This Is How It Is by Sharon King-Campbell

I didn’t really get into reading poetry until my English degree was long completed and I’d been removed from the scholarly study of the poetry canon – and particularly the canon was students are introduced to in elementary school. Periodically, if you’re lucky (and I was), an educator will attempt to drag their students out of the canon and make poetry more accessible than it often feels when you’re a preteen and introduced to the greats. These were my first glimpses at poetry as a thing I might enjoy. Studying poetry in university offered more glimpses, closer together, but it wasn’t until after I was established in a career of reading biomedical literature to give to other people to use in their work, that I circled back around to the idea that poetry might be something I really enjoy and something that I, in fact, needed after spending my Monday to Friday daytimes reading about a lot of really difficult things. So enter poetry. And while I’ve come to appreciate a lot of poetry and styles and themes, I find myself most fond of the poets and poems inspired by Atlantic Canada. These poems feel like home, comforting after a day of slogging through scholarly literature.

A #ReadAtlantic Book!

From the first line of Sharon King-Campbell’s This Is How It Is, I felt immediately comforted. Not because these poems are warm and fuzzy – though some of them certainly are! – but because these are poems that are unapologetically Atlantic Canadian. Even though King-Campbell’s collection traverses the world, it is centred with these roots in Atlantic Canada.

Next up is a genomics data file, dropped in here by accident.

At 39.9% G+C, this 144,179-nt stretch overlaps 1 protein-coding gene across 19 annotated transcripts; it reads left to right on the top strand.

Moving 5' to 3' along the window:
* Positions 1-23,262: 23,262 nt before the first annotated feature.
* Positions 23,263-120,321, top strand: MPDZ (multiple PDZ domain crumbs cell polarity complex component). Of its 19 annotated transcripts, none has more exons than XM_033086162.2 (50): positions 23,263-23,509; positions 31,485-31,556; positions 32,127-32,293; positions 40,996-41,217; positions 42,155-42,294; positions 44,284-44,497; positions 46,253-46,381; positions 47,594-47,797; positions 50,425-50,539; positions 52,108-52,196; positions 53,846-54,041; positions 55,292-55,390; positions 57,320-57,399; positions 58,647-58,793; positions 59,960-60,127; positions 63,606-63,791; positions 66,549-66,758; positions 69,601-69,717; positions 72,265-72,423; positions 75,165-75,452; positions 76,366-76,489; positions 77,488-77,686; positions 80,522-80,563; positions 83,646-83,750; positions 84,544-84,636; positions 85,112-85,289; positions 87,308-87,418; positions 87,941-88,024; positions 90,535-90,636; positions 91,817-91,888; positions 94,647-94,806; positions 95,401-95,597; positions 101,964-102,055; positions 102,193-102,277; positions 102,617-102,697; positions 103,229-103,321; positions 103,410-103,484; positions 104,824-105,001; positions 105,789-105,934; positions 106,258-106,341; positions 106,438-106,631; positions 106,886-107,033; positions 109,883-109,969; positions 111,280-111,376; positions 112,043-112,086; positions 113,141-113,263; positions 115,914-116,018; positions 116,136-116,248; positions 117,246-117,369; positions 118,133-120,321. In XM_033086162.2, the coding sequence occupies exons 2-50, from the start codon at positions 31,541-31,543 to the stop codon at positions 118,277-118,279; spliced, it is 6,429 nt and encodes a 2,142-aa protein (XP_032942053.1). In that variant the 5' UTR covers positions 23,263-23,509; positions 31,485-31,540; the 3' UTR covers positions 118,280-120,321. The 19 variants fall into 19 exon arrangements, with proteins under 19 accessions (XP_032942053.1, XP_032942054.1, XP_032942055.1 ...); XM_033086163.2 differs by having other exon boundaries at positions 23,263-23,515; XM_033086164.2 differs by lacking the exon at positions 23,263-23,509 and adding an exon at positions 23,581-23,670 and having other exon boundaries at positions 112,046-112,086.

I highlighted so many good lines in this book when reading it, but my favourite is this one from the poem “Koh Talu”: “No silence is as full as the silence of the ocean.” The poem is set on the other side of the world, but King-Campbell compares it to the cold, grey ocean of home, and ties them together with this observation about the largeness of the silence that can emanate from such a body of water.

One poem, which is particularly well suited to reading in early spring is “Ice Fog,” with the perfect description of winter-weary souls on the first nice day of the year:

but then a single afternoon with blue
in sky, a naked sun, we flood the streets
afloat, forgiving

How true is that? I’ve seen it – I’ve done it myself – in the last month. And this is the beauty of King-Campbell’s collection: it’s relatable. It’s accessible and beautiful, it takes grand themes and makes them digestible, challenging us and then providing a cozy blanket of nostalgia in the next poem. King-Campbell takes music, travel, Biblical retellings, and weaves them together, and then takes us to the beach to look for sea glass. On my poetry journey, This Is How It Is brought me more deeply into the genre, and I really, really appreciated it.


Sharon King-Campbell is a freelance theatre artist and storyteller. Her work has appeared in Riddle Fence and Word, and on stages across Newfoundland and Labrador. Sharon grew up in Ottawa and now divides her time between downtown St. John’s and a little yellow house in Winterton, NL.

  • Publisher : Breakwater Books (March 19 2021)
  • Language : English
  • Paperback : 96 pages
  • ISBN-10 : 1550818694
  • ISBN-13 : 978-1550818697

*Please note if you choose to purchase this book (or Kindle version) through Amazon using the link below we will receive a small commission at no extra cost to you. If you cannot see the Amazon ad below (if you are using an ad blocker, for instance) here is the link: https://amzn.to/3dSmyi8 Thanks! 


Alison Manley bounced around the Maritimes before landing in Miramichi, NB, where she works as a hospital librarian. She has an honours BA in political science and English from St. Francis Xavier University, and a Master of Library and Information Studies from Dalhousie University. When she's not reading biomedical research for her work, she likes reading poetry, contemporary and historical fiction, and personal essays. Noted for a love of bright colours (and lipstick), you can find her wandering the banks of the Miramichi River with a book and a paintbrush.

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